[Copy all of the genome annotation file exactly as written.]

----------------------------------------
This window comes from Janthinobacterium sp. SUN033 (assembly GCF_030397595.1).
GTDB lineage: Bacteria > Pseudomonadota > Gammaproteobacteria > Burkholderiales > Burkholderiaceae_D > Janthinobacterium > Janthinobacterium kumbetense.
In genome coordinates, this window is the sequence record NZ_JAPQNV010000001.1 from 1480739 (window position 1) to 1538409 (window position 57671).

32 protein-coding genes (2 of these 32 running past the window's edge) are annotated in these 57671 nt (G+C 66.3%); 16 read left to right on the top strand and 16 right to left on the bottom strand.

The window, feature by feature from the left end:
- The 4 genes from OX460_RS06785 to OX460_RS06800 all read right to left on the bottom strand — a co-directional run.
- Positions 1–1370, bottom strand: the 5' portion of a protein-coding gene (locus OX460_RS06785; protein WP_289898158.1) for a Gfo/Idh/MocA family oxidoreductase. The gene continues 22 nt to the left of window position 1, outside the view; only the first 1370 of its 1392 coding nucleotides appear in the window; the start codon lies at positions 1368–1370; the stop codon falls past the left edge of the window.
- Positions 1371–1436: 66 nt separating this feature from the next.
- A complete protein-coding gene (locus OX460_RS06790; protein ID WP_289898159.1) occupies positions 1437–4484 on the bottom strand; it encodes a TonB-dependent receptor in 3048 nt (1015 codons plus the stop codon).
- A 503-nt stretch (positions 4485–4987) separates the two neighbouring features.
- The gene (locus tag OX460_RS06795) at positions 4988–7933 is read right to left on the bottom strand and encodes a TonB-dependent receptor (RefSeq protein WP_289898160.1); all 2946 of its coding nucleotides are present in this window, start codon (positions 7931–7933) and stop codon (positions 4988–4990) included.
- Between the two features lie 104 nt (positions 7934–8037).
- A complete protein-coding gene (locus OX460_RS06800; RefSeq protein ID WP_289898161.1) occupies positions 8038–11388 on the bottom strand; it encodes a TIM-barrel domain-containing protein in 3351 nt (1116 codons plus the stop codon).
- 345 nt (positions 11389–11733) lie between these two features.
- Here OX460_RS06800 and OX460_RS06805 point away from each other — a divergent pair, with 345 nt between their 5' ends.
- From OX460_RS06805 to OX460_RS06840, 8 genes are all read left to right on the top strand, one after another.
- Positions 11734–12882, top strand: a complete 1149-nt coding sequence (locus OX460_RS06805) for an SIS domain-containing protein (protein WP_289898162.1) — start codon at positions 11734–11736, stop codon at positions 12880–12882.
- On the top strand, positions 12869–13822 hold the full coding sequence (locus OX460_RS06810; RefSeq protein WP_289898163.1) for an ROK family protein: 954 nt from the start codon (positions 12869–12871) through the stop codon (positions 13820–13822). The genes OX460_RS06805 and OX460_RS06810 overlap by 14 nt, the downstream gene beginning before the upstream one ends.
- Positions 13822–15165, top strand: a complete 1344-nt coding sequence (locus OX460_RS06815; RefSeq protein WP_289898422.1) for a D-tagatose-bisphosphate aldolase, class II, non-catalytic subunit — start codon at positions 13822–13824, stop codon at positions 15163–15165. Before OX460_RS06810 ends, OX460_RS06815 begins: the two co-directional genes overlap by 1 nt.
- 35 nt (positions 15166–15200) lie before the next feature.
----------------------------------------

This window comes from Janthinobacterium sp. SUN033 (assembly GCF_030397595.1).
GTDB lineage: Bacteria > Pseudomonadota > Gammaproteobacteria > Burkholderiales > Burkholderiaceae_D > Janthinobacterium > Janthinobacterium kumbetense.
In genome coordinates, this window is the sequence record NZ_JAPQNV010000001.1 from 1480739 (window position 1) to 1538409 (window position 57671).

32 protein-coding genes (2 of these 32 running past the window's edge) are annotated in these 57671 nt (G+C 66.3%); 16 read left to right on the top strand and 16 right to left on the bottom strand.

The window, feature by feature from the left end:
- The 4 genes from OX460_RS06785 to OX460_RS06800 all read right to left on the bottom strand — a co-directional run.
- Positions 1–1370, bottom strand: the 5' portion of a protein-coding gene (locus OX460_RS06785; protein WP_289898158.1) for a Gfo/Idh/MocA family oxidoreductase. The gene continues 22 nt to the left of window position 1, outside the view; only the first 1370 of its 1392 coding nucleotides appear in the window; the start codon lies at positions 1368–1370; the stop codon falls past the left edge of the window.
- Positions 1371–1436: 66 nt separating this feature from the next.
- A complete protein-coding gene (locus OX460_RS06790; protein ID WP_289898159.1) occupies positions 1437–4484 on the bottom strand; it encodes a TonB-dependent receptor in 3048 nt (1015 codons plus the stop codon).
- A 503-nt stretch (positions 4485–4987) separates the two neighbouring features.
- The gene (locus tag OX460_RS06795) at positions 4988–7933 is read right to left on the bottom strand and encodes a TonB-dependent receptor (RefSeq protein WP_289898160.1); all 2946 of its coding nucleotides are present in this window, start codon (positions 7931–7933) and stop codon (positions 4988–4990) included.
- Between the two features lie 104 nt (positions 7934–8037).
- A complete protein-coding gene (locus OX460_RS06800; RefSeq protein ID WP_289898161.1) occupies positions 8038–11388 on the bottom strand; it encodes a TIM-barrel domain-containing protein in 3351 nt (1116 codons plus the stop codon).
- 345 nt (positions 11389–11733) lie between these two features.
- Here OX460_RS06800 and OX460_RS06805 point away from each other — a divergent pair, with 345 nt between their 5' ends.
- From OX460_RS06805 to OX460_RS06840, 8 genes are all read left to right on the top strand, one after another.
- Positions 11734–12882, top strand: a complete 1149-nt coding sequence (locus OX460_RS06805) for an SIS domain-containing protein (protein WP_289898162.1) — start codon at positions 11734–11736, stop codon at positions 12880–12882.
- On the top strand, positions 12869–13822 hold the full coding sequence (locus OX460_RS06810; RefSeq protein WP_289898163.1) for an ROK family protein: 954 nt from the start codon (positions 12869–12871) through the stop codon (positions 13820–13822). The genes OX460_RS06805 and OX460_RS06810 overlap by 14 nt, the downstream gene beginning before the upstream one ends.
- Positions 13822–15165, top strand: a complete 1344-nt coding sequence (locus OX460_RS06815; RefSeq protein WP_289898422.1) for a D-tagatose-bisphosphate aldolase, class II, non-catalytic subunit — start codon at positions 13822–13824, stop codon at positions 15163–15165. Before OX460_RS06810 ends, OX460_RS06815 begins: the two co-directional genes overlap by 1 nt.
- 35 nt (positions 15166–15200) lie before the next feature.